Last summer, Duke ear surgeon and global health professor Susan Emmett began a professional journey that would challenge her to take her finely-honed communication skills to new heights: the TED Fellows program.
Her TED Talk in Arusha, Tanzania, in August marked the official start to the fellowship—but at that point, Emmett had already spent four months preparing for her TED debut. The return on her investment, she says, was worth it.
The TED Fellows program provides support to a global network of 400 visionaries, from scientists to artists to entrepreneurs, who collaborate across disciplines to create positive change around the world. In addition to participating in a TED or TED Global Conference, fellows receive professional mentoring and public relations coaching and membership in the TED community.
On the TED Global stage, Emmett discussed her research to prevent hearing loss, which affects more than one billion people worldwide—most of whom live in low- and middle-income countries. Emmett has partnered with a tribal health organization in Alaska, the Norton Sound Health Corporation, to merge Alaska’s sophisticated telemedicine system with an inexpensive cell phone-based hearing screening technology developed in South Africa. They’re testing this intervention in a community randomized trial funded by the Patient-Centered Outcomes Research Institute, with the goal of developing a school screening protocol that will reduce childhood hearing loss disparities throughout Alaska.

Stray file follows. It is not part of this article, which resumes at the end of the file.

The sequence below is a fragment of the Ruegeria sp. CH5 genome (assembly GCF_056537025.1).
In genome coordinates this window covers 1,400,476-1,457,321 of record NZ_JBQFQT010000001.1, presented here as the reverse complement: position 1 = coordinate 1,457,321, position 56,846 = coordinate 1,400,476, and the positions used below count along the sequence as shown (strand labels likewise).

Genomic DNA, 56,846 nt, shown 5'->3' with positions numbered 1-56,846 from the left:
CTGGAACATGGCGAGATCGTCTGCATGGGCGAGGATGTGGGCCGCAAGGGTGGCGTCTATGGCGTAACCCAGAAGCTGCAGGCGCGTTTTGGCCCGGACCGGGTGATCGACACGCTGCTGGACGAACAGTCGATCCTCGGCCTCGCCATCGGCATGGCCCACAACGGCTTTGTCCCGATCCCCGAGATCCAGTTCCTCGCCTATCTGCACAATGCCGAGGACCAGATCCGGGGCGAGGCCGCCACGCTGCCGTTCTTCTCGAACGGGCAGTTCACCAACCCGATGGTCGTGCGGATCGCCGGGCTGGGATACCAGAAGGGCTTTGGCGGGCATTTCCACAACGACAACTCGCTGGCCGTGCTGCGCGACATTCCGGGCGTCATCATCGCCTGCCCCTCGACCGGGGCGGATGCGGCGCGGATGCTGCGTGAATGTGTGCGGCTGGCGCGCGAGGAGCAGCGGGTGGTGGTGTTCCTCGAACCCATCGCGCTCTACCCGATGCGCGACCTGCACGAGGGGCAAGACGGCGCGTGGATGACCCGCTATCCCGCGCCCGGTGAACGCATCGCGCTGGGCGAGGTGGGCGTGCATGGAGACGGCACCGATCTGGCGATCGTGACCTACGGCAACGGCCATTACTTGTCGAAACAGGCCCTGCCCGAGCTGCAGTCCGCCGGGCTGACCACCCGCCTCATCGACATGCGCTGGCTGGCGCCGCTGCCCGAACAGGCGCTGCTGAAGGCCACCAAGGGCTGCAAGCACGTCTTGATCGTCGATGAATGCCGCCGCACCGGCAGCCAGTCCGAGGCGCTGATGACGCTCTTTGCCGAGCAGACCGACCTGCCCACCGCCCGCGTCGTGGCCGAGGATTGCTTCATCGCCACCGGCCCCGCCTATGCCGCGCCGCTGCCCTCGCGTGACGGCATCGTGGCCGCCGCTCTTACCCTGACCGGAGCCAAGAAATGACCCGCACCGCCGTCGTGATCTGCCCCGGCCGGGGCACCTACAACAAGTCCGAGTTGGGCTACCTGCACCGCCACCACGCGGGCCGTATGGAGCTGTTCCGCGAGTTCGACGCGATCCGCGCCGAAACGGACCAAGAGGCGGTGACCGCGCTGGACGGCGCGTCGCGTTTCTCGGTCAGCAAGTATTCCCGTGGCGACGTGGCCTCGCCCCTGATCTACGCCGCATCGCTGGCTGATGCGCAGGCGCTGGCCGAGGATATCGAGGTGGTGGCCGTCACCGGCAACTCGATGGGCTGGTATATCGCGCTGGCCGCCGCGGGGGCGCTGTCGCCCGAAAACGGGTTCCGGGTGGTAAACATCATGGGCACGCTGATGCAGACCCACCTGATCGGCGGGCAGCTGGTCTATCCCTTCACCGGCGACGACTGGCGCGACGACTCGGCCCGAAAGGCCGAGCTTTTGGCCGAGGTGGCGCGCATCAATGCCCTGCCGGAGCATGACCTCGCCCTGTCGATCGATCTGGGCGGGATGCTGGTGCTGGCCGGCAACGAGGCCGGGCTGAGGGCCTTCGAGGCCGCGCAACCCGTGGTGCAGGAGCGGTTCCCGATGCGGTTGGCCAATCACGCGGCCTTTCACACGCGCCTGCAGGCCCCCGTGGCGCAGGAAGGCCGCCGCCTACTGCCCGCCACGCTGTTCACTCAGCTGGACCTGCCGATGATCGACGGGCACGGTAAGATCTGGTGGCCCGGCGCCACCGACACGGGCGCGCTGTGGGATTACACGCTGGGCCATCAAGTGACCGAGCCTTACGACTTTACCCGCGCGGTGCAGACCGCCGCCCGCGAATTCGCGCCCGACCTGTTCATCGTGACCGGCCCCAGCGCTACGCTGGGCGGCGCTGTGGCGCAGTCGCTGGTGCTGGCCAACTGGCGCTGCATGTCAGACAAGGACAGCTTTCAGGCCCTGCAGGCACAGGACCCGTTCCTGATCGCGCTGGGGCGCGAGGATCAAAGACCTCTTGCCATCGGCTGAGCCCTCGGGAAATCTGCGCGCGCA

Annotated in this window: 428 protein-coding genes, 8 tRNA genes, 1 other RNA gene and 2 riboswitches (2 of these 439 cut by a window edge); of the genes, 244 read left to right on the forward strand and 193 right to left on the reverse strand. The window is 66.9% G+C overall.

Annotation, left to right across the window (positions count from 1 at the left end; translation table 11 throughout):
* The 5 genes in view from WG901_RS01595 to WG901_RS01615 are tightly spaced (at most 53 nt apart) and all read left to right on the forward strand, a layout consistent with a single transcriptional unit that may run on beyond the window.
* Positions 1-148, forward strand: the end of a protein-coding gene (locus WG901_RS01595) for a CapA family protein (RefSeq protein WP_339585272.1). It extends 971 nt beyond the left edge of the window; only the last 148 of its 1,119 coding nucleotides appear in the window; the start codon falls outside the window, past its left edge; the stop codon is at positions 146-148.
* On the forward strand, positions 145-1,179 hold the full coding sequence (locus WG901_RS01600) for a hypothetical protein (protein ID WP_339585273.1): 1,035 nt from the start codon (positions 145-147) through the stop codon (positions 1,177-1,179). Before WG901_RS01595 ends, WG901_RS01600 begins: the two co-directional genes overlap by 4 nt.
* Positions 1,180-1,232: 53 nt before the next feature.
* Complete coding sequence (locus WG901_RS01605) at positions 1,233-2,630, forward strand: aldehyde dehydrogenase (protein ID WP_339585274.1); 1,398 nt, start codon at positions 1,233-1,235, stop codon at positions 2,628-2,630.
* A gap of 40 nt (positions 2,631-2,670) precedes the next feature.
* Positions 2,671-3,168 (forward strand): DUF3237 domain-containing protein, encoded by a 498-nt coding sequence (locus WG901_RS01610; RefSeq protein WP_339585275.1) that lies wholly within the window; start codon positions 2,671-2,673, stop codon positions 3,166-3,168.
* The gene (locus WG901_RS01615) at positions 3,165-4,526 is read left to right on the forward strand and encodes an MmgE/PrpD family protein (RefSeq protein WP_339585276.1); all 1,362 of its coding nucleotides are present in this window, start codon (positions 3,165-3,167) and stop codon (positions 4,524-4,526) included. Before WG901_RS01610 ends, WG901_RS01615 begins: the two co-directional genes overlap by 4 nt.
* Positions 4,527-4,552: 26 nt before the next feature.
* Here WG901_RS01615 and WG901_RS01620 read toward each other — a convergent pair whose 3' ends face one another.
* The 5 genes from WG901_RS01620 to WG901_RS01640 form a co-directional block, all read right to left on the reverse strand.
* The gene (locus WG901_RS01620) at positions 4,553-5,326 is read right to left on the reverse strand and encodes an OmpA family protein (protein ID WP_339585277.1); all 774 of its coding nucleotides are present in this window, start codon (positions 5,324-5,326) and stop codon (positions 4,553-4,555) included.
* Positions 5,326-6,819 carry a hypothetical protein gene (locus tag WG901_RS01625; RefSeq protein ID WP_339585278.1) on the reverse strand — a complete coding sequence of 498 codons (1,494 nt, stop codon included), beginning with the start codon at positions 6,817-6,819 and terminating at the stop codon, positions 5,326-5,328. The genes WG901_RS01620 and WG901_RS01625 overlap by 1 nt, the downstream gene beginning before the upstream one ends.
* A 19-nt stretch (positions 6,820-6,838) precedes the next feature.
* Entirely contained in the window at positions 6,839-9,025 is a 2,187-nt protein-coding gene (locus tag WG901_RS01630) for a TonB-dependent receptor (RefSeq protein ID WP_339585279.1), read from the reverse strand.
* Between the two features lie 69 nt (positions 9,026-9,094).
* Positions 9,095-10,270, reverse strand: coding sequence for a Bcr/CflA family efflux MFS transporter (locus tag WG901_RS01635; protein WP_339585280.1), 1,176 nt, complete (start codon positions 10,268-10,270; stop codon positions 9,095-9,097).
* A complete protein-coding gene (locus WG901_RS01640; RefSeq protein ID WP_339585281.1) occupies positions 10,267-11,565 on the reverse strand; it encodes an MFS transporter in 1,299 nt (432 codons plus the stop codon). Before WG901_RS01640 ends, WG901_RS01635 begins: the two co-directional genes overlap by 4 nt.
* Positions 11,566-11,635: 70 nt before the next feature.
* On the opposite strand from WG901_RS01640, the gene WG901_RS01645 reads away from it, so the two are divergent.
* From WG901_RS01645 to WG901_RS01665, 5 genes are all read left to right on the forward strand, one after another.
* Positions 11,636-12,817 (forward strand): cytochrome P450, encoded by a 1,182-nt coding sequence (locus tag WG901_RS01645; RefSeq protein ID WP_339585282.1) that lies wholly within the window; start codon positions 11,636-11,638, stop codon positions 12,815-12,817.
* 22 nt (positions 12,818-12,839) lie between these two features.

Following the recent release of her talk, we talked with Emmett about her TED experience, which she describes as “transformative.”
"DGHI Professor Susan Emmett Calls TED Fellow Experience 'Transformative'"
Duke Global Health Institute